Researchers, students, and start-up companies are focusing on finding new ways to disinfect drinking water, filter out contaminants, or detect water-quality issues.
Innovations making a splash in the water industry
Human beings, while able to survive without food for about 21 days, can only live without water for three. And while clean water is a must for everyone, it can sometimes be challenging to get to. It’s no wonder that researchers, students, and start-up companies are focusing on finding new ways to disinfect drinking water, filter out contaminants, and detect water-quality issues.
Leading the Way on Lead
One company aims to help utilities track and manage contamination at its source: in the homes and offices of consumers. 120WaterAudit was recently recognized by Imagine H2O as a thought leader in the water industry and its point-of-use Water AuditSM testing kits, software, and corresponding cloud-based platform for managing lead service line replacement have helped its clients test over 100,000 locations across nine U.S. states.
The list of 120WaterAudit’s clients include Indiana Finance Authority (whom the company helped to implement a statewide school lead-testing program), the state of Maryland, and Chicago schools and daycares. The company is also working with cities and municipalities in Pittsburgh, Kenosha, Wis., and Hamtramck, Mich.
(L-R) Fei Zhao and Guihua Yu of Yu Research Labs at UT Austin examine a sample of their newly-developed hydrogel. Photo Courtesy Cockrell School of Engineering, The University of Texas at Austin.
The company says its programs allow states and utility districts to “manage and execute water quality programs that scale, save operational resources, and help managers improve public health outcomes.” It’s a noble mission, and one whose time has come as regulations continue to change.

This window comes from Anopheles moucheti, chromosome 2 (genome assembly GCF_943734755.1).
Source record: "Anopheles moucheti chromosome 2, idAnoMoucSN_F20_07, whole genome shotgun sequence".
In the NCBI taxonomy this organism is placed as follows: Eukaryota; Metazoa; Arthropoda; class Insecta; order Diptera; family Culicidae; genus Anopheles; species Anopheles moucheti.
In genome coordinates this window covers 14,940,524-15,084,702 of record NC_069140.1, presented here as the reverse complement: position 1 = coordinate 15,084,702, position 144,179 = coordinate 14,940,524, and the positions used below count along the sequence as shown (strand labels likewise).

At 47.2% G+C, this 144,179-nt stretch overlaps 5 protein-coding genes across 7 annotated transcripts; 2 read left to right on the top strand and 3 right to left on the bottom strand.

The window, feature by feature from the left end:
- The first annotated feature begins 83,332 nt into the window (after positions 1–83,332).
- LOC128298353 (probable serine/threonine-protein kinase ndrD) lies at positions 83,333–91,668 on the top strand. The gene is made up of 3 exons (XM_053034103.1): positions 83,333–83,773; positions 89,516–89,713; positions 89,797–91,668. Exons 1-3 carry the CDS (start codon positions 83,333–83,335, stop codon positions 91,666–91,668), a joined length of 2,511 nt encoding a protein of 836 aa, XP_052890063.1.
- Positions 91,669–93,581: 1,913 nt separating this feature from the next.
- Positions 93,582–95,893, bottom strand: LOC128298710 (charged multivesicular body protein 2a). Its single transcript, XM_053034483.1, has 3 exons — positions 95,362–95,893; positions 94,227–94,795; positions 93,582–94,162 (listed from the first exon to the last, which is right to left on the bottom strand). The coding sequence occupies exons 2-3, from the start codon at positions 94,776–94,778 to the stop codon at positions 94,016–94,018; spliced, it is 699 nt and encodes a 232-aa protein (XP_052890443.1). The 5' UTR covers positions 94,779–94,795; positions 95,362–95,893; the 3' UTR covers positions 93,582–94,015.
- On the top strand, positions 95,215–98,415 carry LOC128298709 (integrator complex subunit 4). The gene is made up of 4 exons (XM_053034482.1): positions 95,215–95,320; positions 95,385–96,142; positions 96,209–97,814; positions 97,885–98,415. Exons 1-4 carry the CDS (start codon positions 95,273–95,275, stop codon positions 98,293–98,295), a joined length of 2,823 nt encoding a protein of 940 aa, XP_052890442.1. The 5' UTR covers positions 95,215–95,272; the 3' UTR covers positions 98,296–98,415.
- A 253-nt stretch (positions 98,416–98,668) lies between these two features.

Moisture-Harvesting Powered by the Sun
Engineers at The University of Texas at Austin’s Cockrell School of Engineering have developed a water treatment technology that uses solar-powered technology that absorbs moisture from the air and returns it as clean, usable water. The research team, led by Guihua Yu, says this could be used in disaster situations, water crises or poverty-stricken areas and developing countries. The technology relies on hydrogels, gel-polymer hybrid materials designed to be “super sponges” that can retain large amounts of water.
“We have developed a completely passive system where all you need to do is leave the hydrogel outside and it will collect water,” said Fei Zhao, a postdoctoral researcher on Yu’s team and co-author of the study. “The collected water will remain stored in the hydrogel until you expose it to sunlight. After about five minutes under natural sunlight, the water releases.”
When left out in the sun, the membrane’s reduced graphene oxide flakes generated heat into the surrounding water and bacteria nanocellulose. Photo Courtesy Young-Shin Jun and Srikanth Singamaneni.
This technology builds upon a 2018 breakthrough made by the researchers, in which they developed a solar-powered water purification innovation using hydrogels that cleans water from any source using only solar energy. The team’s new innovation takes that work a step further by using the water that already exists in the atmosphere.
For both hydrogel-based technologies, Yu and his research team developed a way to combine materials that possess both water-absorbing qualities and the ability to release water through applying heat. The new technology is also significantly less energy-intensive than previous atmospheric water generation techniques.
Prototype testing showed daily water production of up to 50 liters per kilogram of hydrogel. Yu and his team have filed a patent, and he is working with UT’s Office of Technology Commercialization on the licensing and commercialization of this innovative class of hydrogels.
Ultrafiltration Membranes Bettered by Bacteria
Washington University in St. Louis engineers looked to the very bacteria they were trying to stamp out of water systems to design a membrane-based technology that purifies water.
A team led by Srikanth Singamaneni, professor of mechanical engineering and materials science, and Young-Shin Jun, professor of energy, environmental and chemical engineering, used graphene oxide and bacterial nanocellulose to develop an ultrafiltration membrane. The engineers took Gluconacetobacter hansenii bacteria and applied a sugary substance in water, which resulted in the formation of cellulose nanofibers. By adding graphene oxide (GO) flakes into the bacterial nanocellulose while it was growing, the membrane became stable and durable. Then, the membrane was treated with base solution to kill the Gluconacetobacter. During this process, the oxygen groups of GO are eliminated, making it reduced GO. When left out in the sun, the membrane’s reduced GO flakes generated heat into the surrounding water and bacteria nanocellulose.